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Ovechkin won't discuss future after Capitals eliminated from playoffs

Captain is part of aging core that has not gotten past first round since 2018

by Tom Gulitti @TomGulittiNHL / Staff Writer

WASHINGTON -- Alex Ovechkin wasn't ready to start thinking about his or the Washington Capitals' future following a 3-1 loss to the Boston Bruins in Game 5 of the Stanley Cup First Round at Capital One Arena on Sunday.

The Capitals captain was too busy absorbing the disappointment of being eliminated in the first round of the Stanley Cup Playoffs for the third straight season. So talk about his expiring contract or anything else that comes next will have to wait.

"We just lost in a playoff series" Ovechkin said. "Let's talk about my contract and all that stuff later on."

The Capitals began the best-of-7 series with great optimism about going on a long postseason run and won 3-2 in overtime in Game 1. But the Bruins won four straight after that, including in overtime in Game 2 and double overtime in Game 3, to send the Capitals into another long offseason of uncertainty.

"We play all season long for it, playing for a Stanley Cup," Ovechkin said. "It's hard to lose. Nobody wants to lose, right? We try to do best what we can. Obviously, we can do better. It [stinks]. It's a bad feeling when you know you have a pretty good team."

Video: See the best moments between the Capitals and Bruins

The Capitals haven't won a playoff series since they won the Stanley Cup in 2018. They lost in seven games to the Carolina Hurricanes in the Eastern Conference First Round in 2019 and were eliminated in five games by the New York Islanders last season.

The biggest question heading into this offseason is similar to last season: Does this aging group have enough left to win another championship?

If it seemed the Capitals' Cup window was closing after they lost to the Islanders last August, now add another missed opportunity and another year of age to their core of Ovechkin, who turns 36 on Sept. 17, center Nicklas Backstrom, 33, right wing T.J. Oshie, 34, center Lars Eller, 32, and defenseman John Carlson, 31.

"The guys that were here, the core guys that you're talking about, are a big reason we had success in the regular season that we did," Capitals coach Peter Laviolette said. "They're terrific players; they've been terrific players here. And I think we're all frustrated with the playoffs because we weren't able to move past the Bruins and get into the second round. So there's frustration. So I think everything gets looked at and evaluated."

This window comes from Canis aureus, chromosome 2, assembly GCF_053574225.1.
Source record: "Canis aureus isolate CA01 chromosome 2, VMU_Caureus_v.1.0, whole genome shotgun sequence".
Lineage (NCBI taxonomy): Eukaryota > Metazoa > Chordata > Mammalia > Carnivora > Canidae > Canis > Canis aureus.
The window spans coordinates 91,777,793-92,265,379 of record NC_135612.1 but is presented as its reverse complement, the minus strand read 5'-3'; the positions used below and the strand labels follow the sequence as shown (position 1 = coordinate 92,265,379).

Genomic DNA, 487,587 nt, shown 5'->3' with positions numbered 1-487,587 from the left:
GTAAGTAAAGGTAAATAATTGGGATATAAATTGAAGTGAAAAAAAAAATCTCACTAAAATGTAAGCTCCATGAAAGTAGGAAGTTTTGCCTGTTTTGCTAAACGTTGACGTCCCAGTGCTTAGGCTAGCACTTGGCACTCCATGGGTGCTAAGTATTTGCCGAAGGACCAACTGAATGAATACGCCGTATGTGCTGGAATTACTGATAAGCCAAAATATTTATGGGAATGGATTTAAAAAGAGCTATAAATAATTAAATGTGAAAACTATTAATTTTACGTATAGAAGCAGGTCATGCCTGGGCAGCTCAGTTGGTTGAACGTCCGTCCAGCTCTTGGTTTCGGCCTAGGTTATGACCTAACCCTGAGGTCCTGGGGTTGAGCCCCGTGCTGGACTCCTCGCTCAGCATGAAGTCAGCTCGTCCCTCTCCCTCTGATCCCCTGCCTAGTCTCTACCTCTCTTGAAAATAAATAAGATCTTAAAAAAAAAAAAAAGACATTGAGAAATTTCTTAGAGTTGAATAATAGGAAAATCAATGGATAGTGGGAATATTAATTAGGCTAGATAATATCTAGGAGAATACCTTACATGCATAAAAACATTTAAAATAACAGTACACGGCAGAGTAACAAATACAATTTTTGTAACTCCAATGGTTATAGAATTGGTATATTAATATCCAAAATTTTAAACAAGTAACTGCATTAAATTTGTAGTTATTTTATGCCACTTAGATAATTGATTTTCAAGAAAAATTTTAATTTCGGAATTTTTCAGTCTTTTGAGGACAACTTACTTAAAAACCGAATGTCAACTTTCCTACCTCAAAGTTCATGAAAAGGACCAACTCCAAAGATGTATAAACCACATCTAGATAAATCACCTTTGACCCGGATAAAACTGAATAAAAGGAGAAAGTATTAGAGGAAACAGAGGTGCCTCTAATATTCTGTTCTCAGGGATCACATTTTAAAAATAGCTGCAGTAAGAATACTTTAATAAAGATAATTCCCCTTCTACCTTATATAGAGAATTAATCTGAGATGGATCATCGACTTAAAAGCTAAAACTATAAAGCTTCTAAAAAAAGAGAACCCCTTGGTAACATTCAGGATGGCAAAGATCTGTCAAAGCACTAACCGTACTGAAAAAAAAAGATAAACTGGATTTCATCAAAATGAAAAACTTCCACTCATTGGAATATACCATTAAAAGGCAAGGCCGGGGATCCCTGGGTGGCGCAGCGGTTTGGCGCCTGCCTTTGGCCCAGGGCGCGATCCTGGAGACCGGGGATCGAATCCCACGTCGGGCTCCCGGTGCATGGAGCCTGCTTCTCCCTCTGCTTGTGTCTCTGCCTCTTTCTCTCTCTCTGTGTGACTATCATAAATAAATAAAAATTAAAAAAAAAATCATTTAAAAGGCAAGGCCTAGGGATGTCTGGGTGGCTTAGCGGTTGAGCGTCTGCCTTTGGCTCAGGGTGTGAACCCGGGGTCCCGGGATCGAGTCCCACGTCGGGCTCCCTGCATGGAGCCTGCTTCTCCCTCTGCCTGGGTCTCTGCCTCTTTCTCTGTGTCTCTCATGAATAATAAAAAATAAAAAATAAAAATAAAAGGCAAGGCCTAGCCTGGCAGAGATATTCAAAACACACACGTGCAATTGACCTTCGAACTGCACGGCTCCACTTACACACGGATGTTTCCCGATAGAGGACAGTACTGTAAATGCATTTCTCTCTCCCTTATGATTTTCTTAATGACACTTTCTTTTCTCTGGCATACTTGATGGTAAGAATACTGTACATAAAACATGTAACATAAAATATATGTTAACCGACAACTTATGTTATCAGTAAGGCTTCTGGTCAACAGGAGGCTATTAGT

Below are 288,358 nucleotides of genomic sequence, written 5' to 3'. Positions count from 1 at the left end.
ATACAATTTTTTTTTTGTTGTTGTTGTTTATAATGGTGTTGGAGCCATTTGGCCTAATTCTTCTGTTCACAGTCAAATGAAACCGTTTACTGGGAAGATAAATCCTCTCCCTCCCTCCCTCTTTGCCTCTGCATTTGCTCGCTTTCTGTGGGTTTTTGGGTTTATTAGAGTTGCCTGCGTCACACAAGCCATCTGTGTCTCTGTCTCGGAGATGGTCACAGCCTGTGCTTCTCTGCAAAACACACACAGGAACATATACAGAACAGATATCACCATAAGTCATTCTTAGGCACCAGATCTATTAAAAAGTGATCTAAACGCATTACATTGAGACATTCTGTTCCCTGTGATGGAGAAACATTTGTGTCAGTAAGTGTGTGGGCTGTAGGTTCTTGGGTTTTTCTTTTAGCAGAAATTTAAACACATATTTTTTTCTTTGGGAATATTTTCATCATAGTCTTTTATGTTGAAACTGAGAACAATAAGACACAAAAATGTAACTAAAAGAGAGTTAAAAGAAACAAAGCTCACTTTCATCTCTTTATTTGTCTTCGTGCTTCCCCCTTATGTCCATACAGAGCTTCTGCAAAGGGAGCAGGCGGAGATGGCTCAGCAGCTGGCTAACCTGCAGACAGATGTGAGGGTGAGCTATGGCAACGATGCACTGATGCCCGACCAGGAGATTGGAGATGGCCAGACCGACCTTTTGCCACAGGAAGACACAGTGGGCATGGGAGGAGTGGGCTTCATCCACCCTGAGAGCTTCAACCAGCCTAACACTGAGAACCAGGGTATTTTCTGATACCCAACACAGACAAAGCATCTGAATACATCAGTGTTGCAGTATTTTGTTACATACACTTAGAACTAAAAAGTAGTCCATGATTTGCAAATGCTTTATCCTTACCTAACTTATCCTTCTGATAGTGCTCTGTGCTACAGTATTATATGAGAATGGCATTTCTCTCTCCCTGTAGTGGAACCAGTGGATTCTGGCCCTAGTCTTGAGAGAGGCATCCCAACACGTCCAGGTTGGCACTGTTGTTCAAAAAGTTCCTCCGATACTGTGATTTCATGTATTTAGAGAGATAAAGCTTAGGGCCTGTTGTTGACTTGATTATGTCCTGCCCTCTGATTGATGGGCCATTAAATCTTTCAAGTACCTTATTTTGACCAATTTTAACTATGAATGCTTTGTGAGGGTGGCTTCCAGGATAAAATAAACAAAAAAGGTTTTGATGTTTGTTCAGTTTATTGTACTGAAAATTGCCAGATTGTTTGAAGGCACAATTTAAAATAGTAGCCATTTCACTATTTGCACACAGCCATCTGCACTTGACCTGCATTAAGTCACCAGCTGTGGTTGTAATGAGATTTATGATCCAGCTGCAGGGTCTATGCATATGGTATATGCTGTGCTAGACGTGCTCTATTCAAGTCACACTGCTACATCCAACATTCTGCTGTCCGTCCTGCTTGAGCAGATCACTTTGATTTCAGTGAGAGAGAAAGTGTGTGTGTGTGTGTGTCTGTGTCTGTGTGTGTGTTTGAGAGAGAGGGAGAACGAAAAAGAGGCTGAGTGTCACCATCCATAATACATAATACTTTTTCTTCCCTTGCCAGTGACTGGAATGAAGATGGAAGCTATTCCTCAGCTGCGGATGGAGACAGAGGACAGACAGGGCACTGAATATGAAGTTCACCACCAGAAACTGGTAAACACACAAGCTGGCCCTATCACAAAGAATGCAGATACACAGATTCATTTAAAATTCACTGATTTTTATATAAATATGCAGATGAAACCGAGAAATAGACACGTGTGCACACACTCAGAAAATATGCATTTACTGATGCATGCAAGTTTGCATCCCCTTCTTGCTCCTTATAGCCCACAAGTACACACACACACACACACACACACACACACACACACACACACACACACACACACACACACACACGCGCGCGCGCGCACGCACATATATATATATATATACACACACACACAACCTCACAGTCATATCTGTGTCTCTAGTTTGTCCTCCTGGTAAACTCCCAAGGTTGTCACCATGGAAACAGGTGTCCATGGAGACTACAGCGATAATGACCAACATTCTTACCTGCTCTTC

There's additional uncertainty this time with Ovechkin, who can become an unrestricted free agent this offseason. Ovechkin, general manager Brian MacLellan and owner Ted Leonsis have said repeatedly that they aren't worried, and it seems to be a matter of time before Ovechkin is re-signed. But until a new contract is announced, it will be something to keep an eye on.

"Well, I'd like to think he's going to be back," Laviolette said. "This is his team. That's business that gets taken care of on a different day. With regard to Alex, not having worked with him before, he's a good person, he cares, he plays hard. This is his team. And he feels the disappointment just like everybody else does tonight."

Laviolette, who won the Stanley Cup with the Hurricanes in 2006 and also reached the Stanley Cup Final with the Philadelphia Flyers in 2010 and the Nashville Predators in 2017, was brought in to replace Todd Reirden, who was fired after last season. Laviolette pushed a lot of the right buttons and the Capitals finished second in the MassMutual East Division by going 36-15-5 with 77 points during the regular season.

But Washington seemed to break down over the compacted 56-game schedule. Ovechkin, Backstrom, Oshie and Carlson each missed games late in the regular season with lower-body injuries. Eller also missed Game 3 against Boston with a lower-body injury.

"We all played," Backstrom said. "I feel like at this time of the year, everyone on every team has players that are banged up. No excuses there."

Still, the Capitals appeared tired in a 4-1 loss in Game 4 on Friday. They rebounded with a strong push Sunday, outshooting the Bruins 41-19, but trailed 2-0 until Conor Sheary's rebound goal 11 seconds into the third period gave them some hope. That disappeared when Bruins captain Patrice Bergeron scored with 7:35 remaining to make it 3-1.

"The fourth game, they were fresher than us, and obviously we knew we have to play better," Ovechkin said. "We didn't play our way in the fourth game. I thought tonight we had a very good game. We just didn't score goals."

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